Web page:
It’s the Consumer Electronics Show in Vegas, so obviously there will be cars, ice-cream trucks and a golf ball that finds the hole. With the Detroit Motor Show shifting to later in the year, the CES attracted the biggest and best of future auto technology. Nissan was there with stunning, future-looking offerings.
Perhaps Detroit moved out of its traditional January slot to avoid being overshadowed by CES. Cars, after all, are not simple mechanical transport anymore. They are buzzing with edgy electronic magic and CES is the place to show this.
The biggest attraction at the Nissan stand was the Ariya (pronounced Area) Concept. This is compact SUV/crossover/hatchback with battery-electric drive and a range of around 500km. Even in the age of quick-charge EV stations, discerning EV drivers still prefer tank-of-petrol ranges.
It is not sure whether the Ariya will complement or replace the top-selling Nissan Leaf. The Leaf is a sedan, while the Ariya is an SUV. The latter body type has surpassed the former in popularity in the States. The Leaf drives the front wheels only, while the Ariya is all-wheel drive, with motors front and back.
This twin-motor system is called e-4orce (e-force). Its all-wheel control technology gives precise handling and stability, excellent cornering, better traction on slippery surfaces, and a more comfortable ride. The regenerative braking has been tweaked to minimise pitch and dive.
The Ariya has ProPilot Assist 2.0 self-driving technology, which provides Level 3 autonomy. This allows self-driving on some roads, typically freeways and similar. You have to keep your eyes on the road and this is monitored by a sensor. You still have to take over controls when you exit the designated road or in an emergency.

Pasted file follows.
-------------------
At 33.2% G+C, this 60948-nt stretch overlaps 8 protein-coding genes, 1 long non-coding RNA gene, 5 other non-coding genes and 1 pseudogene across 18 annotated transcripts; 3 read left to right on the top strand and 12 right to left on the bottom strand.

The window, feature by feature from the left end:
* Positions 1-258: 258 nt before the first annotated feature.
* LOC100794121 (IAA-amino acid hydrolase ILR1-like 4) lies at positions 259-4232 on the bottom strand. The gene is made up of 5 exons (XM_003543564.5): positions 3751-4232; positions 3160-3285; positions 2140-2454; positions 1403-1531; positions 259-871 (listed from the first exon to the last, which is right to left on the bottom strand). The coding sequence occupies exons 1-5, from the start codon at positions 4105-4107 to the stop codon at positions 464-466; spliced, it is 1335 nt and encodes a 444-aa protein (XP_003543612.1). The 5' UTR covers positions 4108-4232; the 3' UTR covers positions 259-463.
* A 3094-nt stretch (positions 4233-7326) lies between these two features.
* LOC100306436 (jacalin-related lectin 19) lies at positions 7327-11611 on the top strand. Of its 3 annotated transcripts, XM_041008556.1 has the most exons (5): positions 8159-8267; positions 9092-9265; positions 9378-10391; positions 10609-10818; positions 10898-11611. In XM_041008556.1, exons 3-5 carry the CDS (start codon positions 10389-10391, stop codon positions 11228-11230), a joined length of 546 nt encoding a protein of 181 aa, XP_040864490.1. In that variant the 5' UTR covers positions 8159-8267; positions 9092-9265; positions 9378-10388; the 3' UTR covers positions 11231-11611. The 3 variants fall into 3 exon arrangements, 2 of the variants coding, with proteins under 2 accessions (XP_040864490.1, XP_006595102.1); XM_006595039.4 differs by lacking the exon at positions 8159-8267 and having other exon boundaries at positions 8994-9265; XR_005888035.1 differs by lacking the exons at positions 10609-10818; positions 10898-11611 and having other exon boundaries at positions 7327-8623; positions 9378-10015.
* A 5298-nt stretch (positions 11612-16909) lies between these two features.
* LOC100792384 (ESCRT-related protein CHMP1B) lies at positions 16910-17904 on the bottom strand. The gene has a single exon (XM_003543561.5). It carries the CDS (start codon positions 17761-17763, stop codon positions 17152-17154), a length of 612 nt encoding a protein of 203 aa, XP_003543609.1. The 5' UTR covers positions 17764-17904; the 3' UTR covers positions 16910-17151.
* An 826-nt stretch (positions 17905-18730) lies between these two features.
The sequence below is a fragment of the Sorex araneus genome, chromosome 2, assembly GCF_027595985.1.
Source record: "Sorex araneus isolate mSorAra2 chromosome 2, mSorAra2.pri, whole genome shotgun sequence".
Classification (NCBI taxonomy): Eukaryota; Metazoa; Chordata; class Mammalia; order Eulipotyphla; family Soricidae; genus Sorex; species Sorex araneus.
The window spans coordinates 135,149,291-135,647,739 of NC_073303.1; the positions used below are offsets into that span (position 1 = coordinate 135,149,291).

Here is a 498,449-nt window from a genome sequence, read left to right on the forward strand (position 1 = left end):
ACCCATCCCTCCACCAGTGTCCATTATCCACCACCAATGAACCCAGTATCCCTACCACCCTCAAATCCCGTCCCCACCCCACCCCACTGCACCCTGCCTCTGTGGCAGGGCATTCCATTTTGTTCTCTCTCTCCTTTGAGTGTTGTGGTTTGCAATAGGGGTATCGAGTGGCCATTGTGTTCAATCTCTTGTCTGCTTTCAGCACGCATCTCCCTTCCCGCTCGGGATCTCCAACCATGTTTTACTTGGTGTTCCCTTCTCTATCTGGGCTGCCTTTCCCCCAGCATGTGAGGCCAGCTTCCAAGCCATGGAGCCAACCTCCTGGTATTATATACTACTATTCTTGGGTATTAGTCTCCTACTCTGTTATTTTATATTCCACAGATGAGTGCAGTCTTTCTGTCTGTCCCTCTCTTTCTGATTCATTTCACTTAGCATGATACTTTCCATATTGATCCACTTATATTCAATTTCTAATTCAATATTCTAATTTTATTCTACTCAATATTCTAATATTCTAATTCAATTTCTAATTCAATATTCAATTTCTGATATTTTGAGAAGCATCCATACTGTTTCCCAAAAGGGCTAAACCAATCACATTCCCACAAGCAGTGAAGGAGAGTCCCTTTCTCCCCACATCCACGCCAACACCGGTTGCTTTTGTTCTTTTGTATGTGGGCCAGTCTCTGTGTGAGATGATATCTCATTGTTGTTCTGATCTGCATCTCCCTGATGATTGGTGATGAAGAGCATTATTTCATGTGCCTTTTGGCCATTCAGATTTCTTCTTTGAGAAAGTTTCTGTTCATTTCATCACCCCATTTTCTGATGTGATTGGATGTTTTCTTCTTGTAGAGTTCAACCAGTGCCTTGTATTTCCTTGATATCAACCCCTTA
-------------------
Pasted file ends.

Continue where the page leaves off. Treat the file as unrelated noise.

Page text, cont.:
In normal you-drive mode, this ProPilot still gives you automatic emergency braking and pedestrian detection, lane departure warning and lane-keeping and a centring assist, as well as adaptive cruise control with stop and go.
Nissan has found a novel way to demonstrate its ProPilot technology. At CES there was a putting green with a special golf ball that would steer itself. It uses a camera in a drone overhead to track the ball’s progress and give directions to the internal motor to change the ball’s path. In a car, the drone camera function is carried out by cameras and systems like radar, lidar and sonar in the car to keep the car on course and react to hazards.
A fun but practical offering at CES is the Nissan EV ice-cream van, based on the electric e-NV200 light commercial vehicle. This offers a zero-emission drivetrain, with second-life battery storage for the cooler and solar energy generation for the driver’s home as well. The second-life battery idea is to reuse existing batteries, in this case, lithium-ion cells recovered from first-generation Nissan EVs.
The golf ball sounds great, but what will happen if you hit it into the water, as some of us do?